Without going too deep, I think the “hacking of training” method is possible in running races from the 5k to the Half Marathon. Depending on your history, genetics, and training, you can do less training than you think to see some decent results. This is not true with the full marathon and most endurance events over 2.5 hours.

Your energy system efficiency, running economics, and a whole slew of other biomechanical things needed for the intensity and time of these longer races mean you just have to put in the time on the road/trail/pool, etc. and actually train for it.

Back to hacking it because everyone loves getting shit on sale in life. You can possibly get the same health benefits from doing shorter events (5k — Half Marathon) most of the year and then jump up to longer events every now and then. The shorter events also give you a sense of accomplishment that rivals that of the longer ones.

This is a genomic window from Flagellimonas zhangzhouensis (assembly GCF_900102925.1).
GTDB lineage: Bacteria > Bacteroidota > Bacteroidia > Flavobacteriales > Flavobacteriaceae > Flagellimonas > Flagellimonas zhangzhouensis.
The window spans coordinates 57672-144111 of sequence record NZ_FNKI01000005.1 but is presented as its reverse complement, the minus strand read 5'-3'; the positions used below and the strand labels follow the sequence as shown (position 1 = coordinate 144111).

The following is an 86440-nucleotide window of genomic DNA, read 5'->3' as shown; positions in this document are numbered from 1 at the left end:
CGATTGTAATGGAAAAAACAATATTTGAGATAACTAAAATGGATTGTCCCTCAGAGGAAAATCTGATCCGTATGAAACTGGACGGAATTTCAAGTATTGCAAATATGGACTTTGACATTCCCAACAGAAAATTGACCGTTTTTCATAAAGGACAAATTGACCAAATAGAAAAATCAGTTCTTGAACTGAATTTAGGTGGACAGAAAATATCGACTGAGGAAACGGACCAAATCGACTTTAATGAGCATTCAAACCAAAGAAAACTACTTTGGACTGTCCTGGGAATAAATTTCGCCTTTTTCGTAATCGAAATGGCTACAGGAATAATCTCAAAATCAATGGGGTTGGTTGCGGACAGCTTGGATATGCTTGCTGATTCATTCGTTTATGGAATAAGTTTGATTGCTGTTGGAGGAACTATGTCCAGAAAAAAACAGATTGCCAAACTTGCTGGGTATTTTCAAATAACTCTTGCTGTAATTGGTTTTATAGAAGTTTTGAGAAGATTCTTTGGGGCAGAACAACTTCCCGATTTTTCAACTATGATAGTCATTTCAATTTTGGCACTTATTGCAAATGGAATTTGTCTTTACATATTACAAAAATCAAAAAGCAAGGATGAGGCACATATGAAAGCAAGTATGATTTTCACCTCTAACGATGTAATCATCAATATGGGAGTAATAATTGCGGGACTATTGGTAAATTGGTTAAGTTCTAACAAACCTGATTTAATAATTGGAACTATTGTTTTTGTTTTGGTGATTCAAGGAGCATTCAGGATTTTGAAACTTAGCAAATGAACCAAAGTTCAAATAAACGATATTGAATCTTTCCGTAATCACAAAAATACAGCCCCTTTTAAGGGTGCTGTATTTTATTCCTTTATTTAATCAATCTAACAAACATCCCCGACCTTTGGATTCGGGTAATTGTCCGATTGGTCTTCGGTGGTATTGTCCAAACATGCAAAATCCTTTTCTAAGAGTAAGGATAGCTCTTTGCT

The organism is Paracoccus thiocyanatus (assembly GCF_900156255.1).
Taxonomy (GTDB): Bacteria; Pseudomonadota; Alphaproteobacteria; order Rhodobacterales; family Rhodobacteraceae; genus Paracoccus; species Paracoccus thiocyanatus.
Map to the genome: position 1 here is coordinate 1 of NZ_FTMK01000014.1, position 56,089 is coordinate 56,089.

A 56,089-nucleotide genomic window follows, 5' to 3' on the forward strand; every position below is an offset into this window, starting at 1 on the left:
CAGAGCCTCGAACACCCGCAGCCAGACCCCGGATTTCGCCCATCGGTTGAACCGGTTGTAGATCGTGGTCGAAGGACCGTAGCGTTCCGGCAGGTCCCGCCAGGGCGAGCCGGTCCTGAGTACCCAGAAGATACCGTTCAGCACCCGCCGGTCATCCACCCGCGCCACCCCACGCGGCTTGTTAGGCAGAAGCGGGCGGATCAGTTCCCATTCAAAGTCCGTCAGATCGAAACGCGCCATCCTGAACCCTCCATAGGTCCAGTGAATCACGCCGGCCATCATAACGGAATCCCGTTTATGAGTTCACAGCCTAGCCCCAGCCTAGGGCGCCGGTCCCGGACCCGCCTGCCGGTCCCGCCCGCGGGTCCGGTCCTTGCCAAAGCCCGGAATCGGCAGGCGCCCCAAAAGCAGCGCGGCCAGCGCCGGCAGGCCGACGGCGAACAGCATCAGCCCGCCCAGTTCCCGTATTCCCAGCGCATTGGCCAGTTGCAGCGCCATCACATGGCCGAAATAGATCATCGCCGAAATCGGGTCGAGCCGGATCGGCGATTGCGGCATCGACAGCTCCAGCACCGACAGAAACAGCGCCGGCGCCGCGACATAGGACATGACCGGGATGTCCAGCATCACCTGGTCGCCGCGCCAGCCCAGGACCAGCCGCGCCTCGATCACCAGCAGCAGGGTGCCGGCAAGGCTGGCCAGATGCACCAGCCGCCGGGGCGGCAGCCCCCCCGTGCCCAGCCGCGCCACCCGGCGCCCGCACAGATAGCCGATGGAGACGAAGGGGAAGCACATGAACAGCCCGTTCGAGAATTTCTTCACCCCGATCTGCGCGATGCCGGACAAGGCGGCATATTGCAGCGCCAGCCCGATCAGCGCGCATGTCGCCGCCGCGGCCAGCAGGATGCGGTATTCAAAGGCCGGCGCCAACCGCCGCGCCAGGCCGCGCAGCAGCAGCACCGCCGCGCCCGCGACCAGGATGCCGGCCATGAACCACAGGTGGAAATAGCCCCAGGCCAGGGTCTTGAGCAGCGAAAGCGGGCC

With all things, I’m not a doctor nor do I play one on the internet. Before doing anything from a 5k to a 100-mile race, please know your own physical limits, ask yourself why the f*ck you’re trying to do it, then consult with a medical professional to see if you are ready or need some base training to sort yourself out.

Why was the marathon is on my bucket list if I dislike it so much?

As with most things, I’ll start with a personal story so that you know that I’m practicing what I preach. Seven years ago at the start of my endurance career, I set out to do what I thought was only a pipe dream (run a sub-3-hour marathon) with not very much marathon specific training. I knew my body well enough and through testing, training, and research I wanted to give my hypothesis a run for its money.